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Hooski1.png Hooski2.png
Two types of Hooski
First appearance Mario & Luigi: Dream Team (2013)
Variant of Hoohooligan
Notable members

Hooskis are characters that first appear in Mario & Luigi: Dream Team. They appear as brown variants of Hoohooligan from Mario & Luigi: Superstar Saga, and bear a strong resemblance to Haniwa, clay figures buried with the dead during Japan's Kofun period (3rd to 6th centuries AD). Their name is a portmanteau of the onomatopoeia "hoo" and the Slavic suffix "-ski"; it is also a pun on "Russki", a slang term for Russians. Hooskis tend to sprinkle the word "hoo" throughout their sentences. Dialogue indicates they are normally mountain-dwellers.

A pair of Hooskis in Wakeport, Big Massif and Lil' Massif, teach Mario and Luigi various techniques for use in the field, such as the Spin Jump and Side Drill. Big Massif and his apprentices also serve as bosses in Dreamy Wakeport. Another Hooski, Hoolo, is the subject of a trading quest in Wakeport; Mario and Luigi must trade items with the inhabitants of Wakeport in order to acquire an appropriate proposal gift for him so he can propose to his girlfriend, Hoola.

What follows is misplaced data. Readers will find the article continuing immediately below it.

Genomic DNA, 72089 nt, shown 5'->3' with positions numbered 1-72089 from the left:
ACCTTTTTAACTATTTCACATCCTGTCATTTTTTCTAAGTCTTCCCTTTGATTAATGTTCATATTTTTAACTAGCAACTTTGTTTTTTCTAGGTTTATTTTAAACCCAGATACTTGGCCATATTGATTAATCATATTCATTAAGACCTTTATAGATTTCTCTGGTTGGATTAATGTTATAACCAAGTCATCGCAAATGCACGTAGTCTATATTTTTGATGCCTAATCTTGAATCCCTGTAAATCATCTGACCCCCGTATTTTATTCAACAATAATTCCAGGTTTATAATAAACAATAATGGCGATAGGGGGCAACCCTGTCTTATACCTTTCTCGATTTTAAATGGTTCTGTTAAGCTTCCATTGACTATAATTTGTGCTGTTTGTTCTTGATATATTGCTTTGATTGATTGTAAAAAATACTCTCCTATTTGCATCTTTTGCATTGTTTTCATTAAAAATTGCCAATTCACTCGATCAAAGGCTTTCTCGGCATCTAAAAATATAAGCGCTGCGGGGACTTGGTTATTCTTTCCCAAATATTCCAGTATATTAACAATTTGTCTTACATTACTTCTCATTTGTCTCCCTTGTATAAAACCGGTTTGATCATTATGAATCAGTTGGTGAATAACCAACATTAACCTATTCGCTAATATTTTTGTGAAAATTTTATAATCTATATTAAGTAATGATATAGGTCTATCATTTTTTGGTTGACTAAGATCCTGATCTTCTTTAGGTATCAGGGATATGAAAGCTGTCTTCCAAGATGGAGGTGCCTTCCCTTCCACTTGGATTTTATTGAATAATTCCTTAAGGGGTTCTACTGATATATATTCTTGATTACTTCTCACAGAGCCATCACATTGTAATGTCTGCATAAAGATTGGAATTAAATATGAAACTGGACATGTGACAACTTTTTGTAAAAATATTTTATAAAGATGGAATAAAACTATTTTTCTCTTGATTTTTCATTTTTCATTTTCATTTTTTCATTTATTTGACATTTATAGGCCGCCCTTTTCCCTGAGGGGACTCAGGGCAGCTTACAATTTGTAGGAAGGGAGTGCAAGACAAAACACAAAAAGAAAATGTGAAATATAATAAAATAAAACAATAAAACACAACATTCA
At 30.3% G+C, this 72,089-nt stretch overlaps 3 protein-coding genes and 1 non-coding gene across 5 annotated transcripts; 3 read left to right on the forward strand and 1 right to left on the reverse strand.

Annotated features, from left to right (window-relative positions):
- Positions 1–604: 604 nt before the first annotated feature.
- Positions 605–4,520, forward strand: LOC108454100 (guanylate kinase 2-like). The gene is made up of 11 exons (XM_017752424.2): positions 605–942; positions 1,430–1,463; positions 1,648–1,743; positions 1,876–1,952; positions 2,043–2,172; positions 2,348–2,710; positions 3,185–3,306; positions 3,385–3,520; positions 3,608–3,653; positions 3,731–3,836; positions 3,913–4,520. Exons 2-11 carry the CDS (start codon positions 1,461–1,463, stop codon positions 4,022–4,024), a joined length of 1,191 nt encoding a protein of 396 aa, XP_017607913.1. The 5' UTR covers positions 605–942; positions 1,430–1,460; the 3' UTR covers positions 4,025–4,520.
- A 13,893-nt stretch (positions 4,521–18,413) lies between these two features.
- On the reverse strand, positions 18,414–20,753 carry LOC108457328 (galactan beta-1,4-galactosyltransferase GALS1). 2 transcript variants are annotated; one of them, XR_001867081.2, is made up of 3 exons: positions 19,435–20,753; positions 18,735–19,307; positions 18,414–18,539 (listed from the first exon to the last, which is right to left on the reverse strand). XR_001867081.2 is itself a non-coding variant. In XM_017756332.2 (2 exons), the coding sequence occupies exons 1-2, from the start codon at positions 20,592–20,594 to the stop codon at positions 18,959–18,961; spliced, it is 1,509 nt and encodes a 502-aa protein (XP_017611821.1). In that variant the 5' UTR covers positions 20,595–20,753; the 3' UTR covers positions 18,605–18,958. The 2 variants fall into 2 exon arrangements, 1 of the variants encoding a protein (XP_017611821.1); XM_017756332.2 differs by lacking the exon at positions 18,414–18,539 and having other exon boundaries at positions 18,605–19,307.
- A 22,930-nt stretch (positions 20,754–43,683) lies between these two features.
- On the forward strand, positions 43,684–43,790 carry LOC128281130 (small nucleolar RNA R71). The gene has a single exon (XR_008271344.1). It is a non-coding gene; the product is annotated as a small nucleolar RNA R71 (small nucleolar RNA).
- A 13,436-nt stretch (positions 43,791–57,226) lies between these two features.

Names in other languages[edit]

Language Name Meaning
Japanese ハニーワァ族
Hanīwā Zoku
Corruption of「埴輪」(haniwa) +「族」(zoku, tribe)

French Uf
Possibly from "ouf", a backslang version of "fou" (nutty)
German Terratone
From "terra" (Latin word meaning "earth") and "tone"
Italian Urigan
Possibly from "hooligan", given their resemblance to Hoohooligans
Korean 토용족
Toyong Jok
Possibly from「土竜」(mogura, Japanese word meaning "mole"), referring to their round shape. It can be read as "토용" (toyong) in Korean, and "족" (jok, tribe)

Russian Ухихинец
From "хи-хи" (khi-khi, onomatopoeia for laughing) with "-инец" (-inets, Russian nominal suffix meaning "-er")

Spanish (NOA) Juajuaense
From "juajuá" (hoohoo in Spanish) with the demonym suffix "-ense"
Spanish (NOE) Terracota
From "terracotta"